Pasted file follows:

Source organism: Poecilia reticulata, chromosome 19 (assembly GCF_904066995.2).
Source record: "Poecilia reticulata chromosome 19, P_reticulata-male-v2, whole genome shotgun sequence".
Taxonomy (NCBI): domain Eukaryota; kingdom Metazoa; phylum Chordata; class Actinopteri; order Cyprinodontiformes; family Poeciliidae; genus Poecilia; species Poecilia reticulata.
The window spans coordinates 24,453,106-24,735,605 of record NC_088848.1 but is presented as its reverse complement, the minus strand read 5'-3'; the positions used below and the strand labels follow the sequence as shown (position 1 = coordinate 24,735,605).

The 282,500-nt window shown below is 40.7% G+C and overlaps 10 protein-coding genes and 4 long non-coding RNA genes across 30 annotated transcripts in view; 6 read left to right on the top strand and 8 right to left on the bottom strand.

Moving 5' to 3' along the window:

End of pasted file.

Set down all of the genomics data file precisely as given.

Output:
Source organism: Poecilia reticulata, chromosome 19 (assembly GCF_904066995.2).
Source record: "Poecilia reticulata chromosome 19, P_reticulata-male-v2, whole genome shotgun sequence".
Taxonomy (NCBI): domain Eukaryota; kingdom Metazoa; phylum Chordata; class Actinopteri; order Cyprinodontiformes; family Poeciliidae; genus Poecilia; species Poecilia reticulata.
The window spans coordinates 24,453,106-24,735,605 of record NC_088848.1 but is presented as its reverse complement, the minus strand read 5'-3'; the positions used below and the strand labels follow the sequence as shown (position 1 = coordinate 24,735,605).

The 282,500-nt window shown below is 40.7% G+C and overlaps 10 protein-coding genes and 4 long non-coding RNA genes across 30 annotated transcripts in view; 6 read left to right on the top strand and 8 right to left on the bottom strand.

Moving 5' to 3' along the window: